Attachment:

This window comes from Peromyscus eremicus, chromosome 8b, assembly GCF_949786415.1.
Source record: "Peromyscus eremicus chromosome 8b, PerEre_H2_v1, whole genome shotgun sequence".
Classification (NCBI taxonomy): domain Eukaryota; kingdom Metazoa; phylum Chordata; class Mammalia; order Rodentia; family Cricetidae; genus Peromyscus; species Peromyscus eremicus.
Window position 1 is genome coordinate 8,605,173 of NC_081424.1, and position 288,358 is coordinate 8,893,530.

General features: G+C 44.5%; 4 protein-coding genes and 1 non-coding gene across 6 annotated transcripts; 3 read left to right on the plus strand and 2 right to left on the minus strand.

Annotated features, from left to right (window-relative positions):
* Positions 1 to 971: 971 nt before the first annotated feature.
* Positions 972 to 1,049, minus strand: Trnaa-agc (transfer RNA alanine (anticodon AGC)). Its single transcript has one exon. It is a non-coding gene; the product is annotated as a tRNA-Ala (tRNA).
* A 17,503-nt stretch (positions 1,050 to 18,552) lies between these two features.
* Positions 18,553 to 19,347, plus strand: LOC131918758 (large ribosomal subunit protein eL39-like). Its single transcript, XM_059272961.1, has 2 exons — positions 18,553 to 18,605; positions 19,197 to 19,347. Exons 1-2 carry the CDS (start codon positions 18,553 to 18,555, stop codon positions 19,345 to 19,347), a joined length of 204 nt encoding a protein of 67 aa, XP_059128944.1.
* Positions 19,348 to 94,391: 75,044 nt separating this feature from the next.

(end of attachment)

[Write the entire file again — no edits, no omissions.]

This window comes from Peromyscus eremicus, chromosome 8b, assembly GCF_949786415.1.
Source record: "Peromyscus eremicus chromosome 8b, PerEre_H2_v1, whole genome shotgun sequence".
Classification (NCBI taxonomy): domain Eukaryota; kingdom Metazoa; phylum Chordata; class Mammalia; order Rodentia; family Cricetidae; genus Peromyscus; species Peromyscus eremicus.
Window position 1 is genome coordinate 8,605,173 of NC_081424.1, and position 288,358 is coordinate 8,893,530.

General features: G+C 44.5%; 4 protein-coding genes and 1 non-coding gene across 6 annotated transcripts; 3 read left to right on the plus strand and 2 right to left on the minus strand.

Annotated features, from left to right (window-relative positions):
* Positions 1 to 971: 971 nt before the first annotated feature.
* Positions 972 to 1,049, minus strand: Trnaa-agc (transfer RNA alanine (anticodon AGC)). Its single transcript has one exon. It is a non-coding gene; the product is annotated as a tRNA-Ala (tRNA).
* A 17,503-nt stretch (positions 1,050 to 18,552) lies between these two features.
* Positions 18,553 to 19,347, plus strand: LOC131918758 (large ribosomal subunit protein eL39-like). Its single transcript, XM_059272961.1, has 2 exons — positions 18,553 to 18,605; positions 19,197 to 19,347. Exons 1-2 carry the CDS (start codon positions 18,553 to 18,555, stop codon positions 19,345 to 19,347), a joined length of 204 nt encoding a protein of 67 aa, XP_059128944.1.
* Positions 19,348 to 94,391: 75,044 nt separating this feature from the next.